International climate action took an encouraging step forward today. President Obama reached agreements with the G-20 and with China to phase down the use of hydrofluorocarbons (HFCs), potent greenhouse gases used in appliances like refrigerators and air conditioners.
The new agreements—if carried out effectively—could make a dent in short-term and long-term warming: The latest data from the U.S. Environmental Protection Agency (EPA) projects global HFC emissions to increase more than four-fold between 2010 and 2030. A global phasedown could limit the growth of these dangerous greenhouse gases.
The global phasedown also marks broader progress when it comes to international collaboration on climate change. This is the second climate announcement this week, with President Obama issuing a statement with Nordic leaders just a few days earlier. Putting climate back on the “top table” globally is a welcome signal before the IPCC meetings in a few weeks time.
Three big takeaways from this week’s developments are important to keep in mind:
1) G-20 Leaders Support a Phasedown Using the Montreal Protocol
While the United States—along with Canada and Mexico—have proposed an international phasedown of HFC emissions under the Montreal Protocol for the past four years, other countries have historically been unwilling to show their support.
As part of the agreement just made, leaders from 26 nations (G-20 countries) expressed their support for “multilateral approaches that include using the expertise and the institutions of the Montreal Protocol to phase down the production and consumption of hydrofluorocarbons (HFCs), based on the examination of economically viable and technically feasible alternatives.” Notably, this includes nations like India and Brazil, which have historically been hesitant to commit to phasing down the use of HFCs. China has also traditionally been wary of using the Montreal Protocol for this purpose, but began to change course in June when the United States and China released a joint statement using similar language to today’s G-20 agreement.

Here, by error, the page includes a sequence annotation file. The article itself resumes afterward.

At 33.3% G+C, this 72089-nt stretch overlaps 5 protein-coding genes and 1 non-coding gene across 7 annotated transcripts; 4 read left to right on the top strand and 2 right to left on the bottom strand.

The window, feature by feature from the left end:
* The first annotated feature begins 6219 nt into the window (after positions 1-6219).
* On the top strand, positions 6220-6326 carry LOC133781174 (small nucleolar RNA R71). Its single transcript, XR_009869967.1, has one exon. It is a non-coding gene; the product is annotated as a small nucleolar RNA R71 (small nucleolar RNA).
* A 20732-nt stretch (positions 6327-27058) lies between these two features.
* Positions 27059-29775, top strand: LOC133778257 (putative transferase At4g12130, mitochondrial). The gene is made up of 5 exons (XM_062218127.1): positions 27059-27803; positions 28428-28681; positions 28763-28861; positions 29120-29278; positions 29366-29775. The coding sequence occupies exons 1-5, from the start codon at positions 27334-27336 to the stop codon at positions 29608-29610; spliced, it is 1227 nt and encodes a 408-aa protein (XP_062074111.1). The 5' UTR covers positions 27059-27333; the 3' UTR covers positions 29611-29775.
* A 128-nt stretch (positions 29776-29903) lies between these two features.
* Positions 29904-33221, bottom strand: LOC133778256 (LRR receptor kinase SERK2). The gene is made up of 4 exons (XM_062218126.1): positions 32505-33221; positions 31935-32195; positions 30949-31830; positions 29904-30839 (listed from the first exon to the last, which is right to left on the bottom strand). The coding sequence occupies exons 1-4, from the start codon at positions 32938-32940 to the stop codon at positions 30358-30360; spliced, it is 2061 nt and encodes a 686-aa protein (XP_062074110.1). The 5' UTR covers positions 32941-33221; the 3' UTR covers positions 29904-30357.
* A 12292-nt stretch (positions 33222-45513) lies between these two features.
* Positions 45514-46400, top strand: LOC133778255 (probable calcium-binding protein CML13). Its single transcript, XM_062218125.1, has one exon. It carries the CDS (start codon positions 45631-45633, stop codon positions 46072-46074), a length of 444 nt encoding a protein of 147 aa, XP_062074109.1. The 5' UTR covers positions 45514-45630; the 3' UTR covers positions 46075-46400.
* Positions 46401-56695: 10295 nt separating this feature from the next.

2) U.S. and China Move Forward on HFC Action
Today also saw a separate agreement with China that builds on earlier progress in June, when President Obama and President Xi released a joint statement indicating their commitment to a phase down of HFCs. Today’s statement builds on a pattern of increased collaboration between the United States and China on climate change issues that began in April with the U.S.-China Joint Statement on Climate Change. It was followed by the June HFC statement and the July Strategic and Economic Dialogue Climate Change Report. Today’s agreement takes the HFC statement a step further, with the two countries indicating they will work to establish “an open-ended contact group to consider all relevant issues.”
Formation of this type of group is a required first step towards amending the Montreal Protocol to include HFC reductions (the Montreal Protocol currently only regulates ozone-depleting HCFCs and CFCs).
3) U.S. Builds on Domestic Action
These two new agreements build on the domestic action that the United States has recently taken to address its own HFC emissions. As part of the National Climate Action Plan, President Obama directed EPA to use its authority to prohibit certain uses of HFCs that would do great damage to the climate, while identifying and approving climate-friendly alternatives. Recent WRI analysis found that besides power plants, reducing America’s use of HFCs is the next-largest source of reductions needed to get the country on track to meet its international commitment of reducing emissions by 17 percent below 2005 levels by 2020.
Building Toward Global Climate Action
Countries still have a significant amount of work to do to shift the world toward a much-needed low-carbon future. HFCs are potent greenhouse gases, but they are just one of many that need to be significantly reined in. Still, the agreements today mark an encouraging sign of progress when it comes to nations coming together to curb climate change. Today’s events could serve as inspiration for scaling up international ambition.